Fire Safety and Chemicals in our Clothes
In 1977, the flame retardant TRIS was removed from children’s pajamas as a suspected carcinogen, but it continued to be used in a host of other products—including baby cribs, car seats, and furniture.
Since then, scientists have discovered that flame retardants can leach out of products into household dust, collect in our bodies, and pose health risks, especially to developing babies.
But no flame retardant has been banned by the federal government, and there are no specific tests required before a new chemical is put on the market. And with 80,000 untested chemicals out there, that raises a question: how do we know what’s safe?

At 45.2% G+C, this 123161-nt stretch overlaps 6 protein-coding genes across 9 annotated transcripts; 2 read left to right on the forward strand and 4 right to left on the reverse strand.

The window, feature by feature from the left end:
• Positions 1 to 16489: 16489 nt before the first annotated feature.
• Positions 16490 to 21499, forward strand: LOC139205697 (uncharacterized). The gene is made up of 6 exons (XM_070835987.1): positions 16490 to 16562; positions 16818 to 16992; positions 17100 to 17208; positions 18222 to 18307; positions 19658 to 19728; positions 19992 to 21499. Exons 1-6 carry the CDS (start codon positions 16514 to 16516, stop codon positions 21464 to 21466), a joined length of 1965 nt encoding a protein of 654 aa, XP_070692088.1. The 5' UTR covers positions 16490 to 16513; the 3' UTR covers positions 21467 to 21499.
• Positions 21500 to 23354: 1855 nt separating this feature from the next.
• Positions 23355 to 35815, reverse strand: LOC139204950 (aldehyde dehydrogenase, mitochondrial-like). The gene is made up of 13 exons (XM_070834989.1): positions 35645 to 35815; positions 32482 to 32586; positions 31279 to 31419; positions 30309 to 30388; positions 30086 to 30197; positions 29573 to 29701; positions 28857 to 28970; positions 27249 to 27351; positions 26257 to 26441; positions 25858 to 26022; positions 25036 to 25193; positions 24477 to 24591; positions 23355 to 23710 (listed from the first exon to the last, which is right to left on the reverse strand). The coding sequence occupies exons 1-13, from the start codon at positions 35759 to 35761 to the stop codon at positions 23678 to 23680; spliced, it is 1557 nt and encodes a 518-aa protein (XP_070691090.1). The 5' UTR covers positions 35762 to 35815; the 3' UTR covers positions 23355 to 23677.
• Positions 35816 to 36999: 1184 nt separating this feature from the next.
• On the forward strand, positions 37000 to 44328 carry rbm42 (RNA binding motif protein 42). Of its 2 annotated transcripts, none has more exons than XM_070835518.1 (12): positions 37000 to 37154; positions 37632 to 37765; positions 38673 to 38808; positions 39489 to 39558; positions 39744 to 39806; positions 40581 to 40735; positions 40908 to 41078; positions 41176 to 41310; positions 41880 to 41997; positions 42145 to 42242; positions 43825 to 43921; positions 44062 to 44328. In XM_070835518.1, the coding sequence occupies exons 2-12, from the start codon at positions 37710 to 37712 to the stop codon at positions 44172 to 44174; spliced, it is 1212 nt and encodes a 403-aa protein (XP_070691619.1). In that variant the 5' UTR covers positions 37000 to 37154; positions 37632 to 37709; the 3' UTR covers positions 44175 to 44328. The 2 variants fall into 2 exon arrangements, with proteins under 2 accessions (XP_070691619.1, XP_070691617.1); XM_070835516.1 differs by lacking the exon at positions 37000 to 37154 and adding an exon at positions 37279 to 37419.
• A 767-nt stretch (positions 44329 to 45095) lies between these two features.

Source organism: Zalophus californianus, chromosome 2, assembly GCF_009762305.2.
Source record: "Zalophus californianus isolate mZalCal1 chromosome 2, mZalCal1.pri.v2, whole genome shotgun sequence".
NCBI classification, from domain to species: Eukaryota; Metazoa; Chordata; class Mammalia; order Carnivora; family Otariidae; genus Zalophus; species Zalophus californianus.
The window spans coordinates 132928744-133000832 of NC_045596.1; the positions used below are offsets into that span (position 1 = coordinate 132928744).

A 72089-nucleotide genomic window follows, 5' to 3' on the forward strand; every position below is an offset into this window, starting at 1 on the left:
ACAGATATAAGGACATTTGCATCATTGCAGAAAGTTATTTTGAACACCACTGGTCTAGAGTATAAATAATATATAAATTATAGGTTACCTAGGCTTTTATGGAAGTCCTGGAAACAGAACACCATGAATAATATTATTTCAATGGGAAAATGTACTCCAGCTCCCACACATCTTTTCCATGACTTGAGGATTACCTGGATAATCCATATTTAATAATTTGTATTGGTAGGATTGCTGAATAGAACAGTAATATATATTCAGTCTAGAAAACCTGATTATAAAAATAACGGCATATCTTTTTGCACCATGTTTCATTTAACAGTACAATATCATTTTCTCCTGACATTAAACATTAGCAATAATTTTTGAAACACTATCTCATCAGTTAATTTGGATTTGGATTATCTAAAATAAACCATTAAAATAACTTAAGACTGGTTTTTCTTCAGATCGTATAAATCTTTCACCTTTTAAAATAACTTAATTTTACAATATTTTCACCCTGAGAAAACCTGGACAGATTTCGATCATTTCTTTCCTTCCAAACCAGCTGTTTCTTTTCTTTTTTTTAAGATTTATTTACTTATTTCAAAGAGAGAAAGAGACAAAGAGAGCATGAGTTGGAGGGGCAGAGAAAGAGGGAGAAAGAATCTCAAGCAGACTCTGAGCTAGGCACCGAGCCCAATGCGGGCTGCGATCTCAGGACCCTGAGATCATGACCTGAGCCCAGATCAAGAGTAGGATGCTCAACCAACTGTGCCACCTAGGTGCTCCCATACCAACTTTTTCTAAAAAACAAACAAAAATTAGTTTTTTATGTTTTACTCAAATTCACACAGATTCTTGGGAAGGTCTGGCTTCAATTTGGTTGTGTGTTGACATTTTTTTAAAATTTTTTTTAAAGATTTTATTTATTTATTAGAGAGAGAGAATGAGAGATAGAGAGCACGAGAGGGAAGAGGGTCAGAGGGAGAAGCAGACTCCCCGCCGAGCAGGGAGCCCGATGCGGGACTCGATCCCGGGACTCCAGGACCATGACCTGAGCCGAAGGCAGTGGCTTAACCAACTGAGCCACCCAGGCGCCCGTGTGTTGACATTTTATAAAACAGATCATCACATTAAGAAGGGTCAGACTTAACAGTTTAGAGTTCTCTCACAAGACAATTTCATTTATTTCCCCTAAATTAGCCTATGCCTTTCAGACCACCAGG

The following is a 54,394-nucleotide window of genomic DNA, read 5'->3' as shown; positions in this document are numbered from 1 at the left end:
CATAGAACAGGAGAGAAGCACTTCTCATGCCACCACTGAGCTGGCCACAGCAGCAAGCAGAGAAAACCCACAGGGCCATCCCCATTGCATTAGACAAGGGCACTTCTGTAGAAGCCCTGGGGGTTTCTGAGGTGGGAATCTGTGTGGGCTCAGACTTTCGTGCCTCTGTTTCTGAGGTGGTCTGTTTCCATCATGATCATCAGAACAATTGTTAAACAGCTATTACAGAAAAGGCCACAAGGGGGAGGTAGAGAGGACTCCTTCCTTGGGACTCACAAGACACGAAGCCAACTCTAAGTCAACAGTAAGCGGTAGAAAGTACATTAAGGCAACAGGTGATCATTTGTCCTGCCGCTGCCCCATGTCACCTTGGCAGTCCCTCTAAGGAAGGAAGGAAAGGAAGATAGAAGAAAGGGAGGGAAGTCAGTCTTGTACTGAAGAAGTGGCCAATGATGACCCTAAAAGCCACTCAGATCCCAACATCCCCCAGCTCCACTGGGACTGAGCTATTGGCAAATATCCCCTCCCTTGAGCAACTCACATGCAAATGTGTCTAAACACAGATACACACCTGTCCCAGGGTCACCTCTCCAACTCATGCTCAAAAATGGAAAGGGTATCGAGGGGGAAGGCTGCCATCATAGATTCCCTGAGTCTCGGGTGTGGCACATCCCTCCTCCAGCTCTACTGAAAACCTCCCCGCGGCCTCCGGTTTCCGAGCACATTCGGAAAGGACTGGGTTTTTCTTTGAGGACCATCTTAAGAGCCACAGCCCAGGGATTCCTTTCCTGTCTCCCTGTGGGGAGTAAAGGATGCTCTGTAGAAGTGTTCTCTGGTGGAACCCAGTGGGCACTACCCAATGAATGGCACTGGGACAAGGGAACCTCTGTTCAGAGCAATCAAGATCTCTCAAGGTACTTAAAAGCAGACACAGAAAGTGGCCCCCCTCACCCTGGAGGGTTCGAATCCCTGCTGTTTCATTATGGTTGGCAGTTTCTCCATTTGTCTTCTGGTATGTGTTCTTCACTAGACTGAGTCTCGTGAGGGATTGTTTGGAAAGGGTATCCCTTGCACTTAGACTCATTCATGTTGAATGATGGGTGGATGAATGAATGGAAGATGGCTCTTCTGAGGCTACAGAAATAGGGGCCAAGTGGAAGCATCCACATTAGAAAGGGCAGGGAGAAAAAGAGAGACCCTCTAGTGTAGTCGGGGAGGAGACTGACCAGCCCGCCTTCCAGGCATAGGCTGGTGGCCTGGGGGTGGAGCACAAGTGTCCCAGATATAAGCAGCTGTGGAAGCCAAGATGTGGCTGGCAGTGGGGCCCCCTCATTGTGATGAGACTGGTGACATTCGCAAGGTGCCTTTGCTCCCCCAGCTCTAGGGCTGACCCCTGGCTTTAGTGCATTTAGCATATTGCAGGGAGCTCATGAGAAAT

For more information, watch the feature length documentary Toxic Hot Seat.
More Like This
Lessons From the Challenger Tragedy
Normalization of deviance, the process of becoming inured to risky actions, is a useful concept that was developed to explain how the Challenger disaster happened.
Could We Geoengineer Ourselves Out of Climate Change?
Is geo-engineering the climate an answer to global warming? Cold War science has some lessons.
Are Robots Really Taking Over?
Humans are wary that robots could replace them. So what can we learn from the legendary chess match between a supercomputer and Garry Kasparov?
Online All the Time? Researchers Predicted It.
Our social media addiction is explained by theories pioneered by B.F. Skinner decades ago.